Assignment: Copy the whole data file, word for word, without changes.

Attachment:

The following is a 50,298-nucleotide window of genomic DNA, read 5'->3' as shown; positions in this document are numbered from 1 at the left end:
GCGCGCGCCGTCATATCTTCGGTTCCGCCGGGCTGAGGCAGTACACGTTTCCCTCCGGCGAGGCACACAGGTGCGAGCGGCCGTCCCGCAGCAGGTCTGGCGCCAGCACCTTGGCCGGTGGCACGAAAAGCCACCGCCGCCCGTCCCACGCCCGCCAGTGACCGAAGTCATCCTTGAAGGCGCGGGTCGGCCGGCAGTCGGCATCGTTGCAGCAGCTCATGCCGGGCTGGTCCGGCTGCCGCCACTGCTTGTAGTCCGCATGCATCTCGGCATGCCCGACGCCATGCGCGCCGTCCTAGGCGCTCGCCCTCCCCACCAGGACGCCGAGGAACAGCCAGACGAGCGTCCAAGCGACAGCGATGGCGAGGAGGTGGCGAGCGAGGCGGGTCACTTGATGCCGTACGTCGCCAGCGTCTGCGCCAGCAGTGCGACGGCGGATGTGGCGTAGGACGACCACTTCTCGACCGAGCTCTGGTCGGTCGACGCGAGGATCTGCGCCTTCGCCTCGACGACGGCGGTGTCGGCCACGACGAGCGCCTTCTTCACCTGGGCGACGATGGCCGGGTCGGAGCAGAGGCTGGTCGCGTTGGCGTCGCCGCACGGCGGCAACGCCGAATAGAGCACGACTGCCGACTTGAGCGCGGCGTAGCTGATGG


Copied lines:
The following is a 50,298-nucleotide window of genomic DNA, read 5'->3' as shown; positions in this document are numbered from 1 at the left end:
GCGCGCGCCGTCATATCTTCGGTTCCGCCGGGCTGAGGCAGTACACGTTTCCCTCCGGCGAGGCACACAGGTGCGAGCGGCCGTCCCGCAGCAGGTCTGGCGCCAGCACCTTGGCCGGTGGCACGAAAAGCCACCGCCGCCCGTCCCACGCCCGCCAGTGACCGAAGTCATCCTTGAAGGCGCGGGTCGGCCGGCAGTCGGCATCGTTGCAGCAGCTCATGCCGGGCTGGTCCGGCTGCCGCCACTGCTTGTAGTCCGCATGCATCTCGGCATGCCCGACGCCATGCGCGCCGTCCTAGGCGCTCGCCCTCCCCACCAGGACGCCGAGGAACAGCCAGACGAGCGTCCAAGCGACAGCGATGGCGAGGAGGTGGCGAGCGAGGCGGGTCACTTGATGCCGTACGTCGCCAGCGTCTGCGCCAGCAGTGCGACGGCGGATGTGGCGTAGGACGACCACTTCTCGACCGAGCTCTGGTCGGTCGACGCGAGGATCTGCGCCTTCGCCTCGACGACGGCGGTGTCGGCCACGACGAGCGCCTTCTTCACCTGGGCGACGATGGCCGGGTCGGAGCAGAGGCTGGTCGCGTTGGCGTCGCCGCACGGCGGCAACGCCGAATAGAGCACGACTGCCGACTTGAGCGCGGCGTAGCTGATGG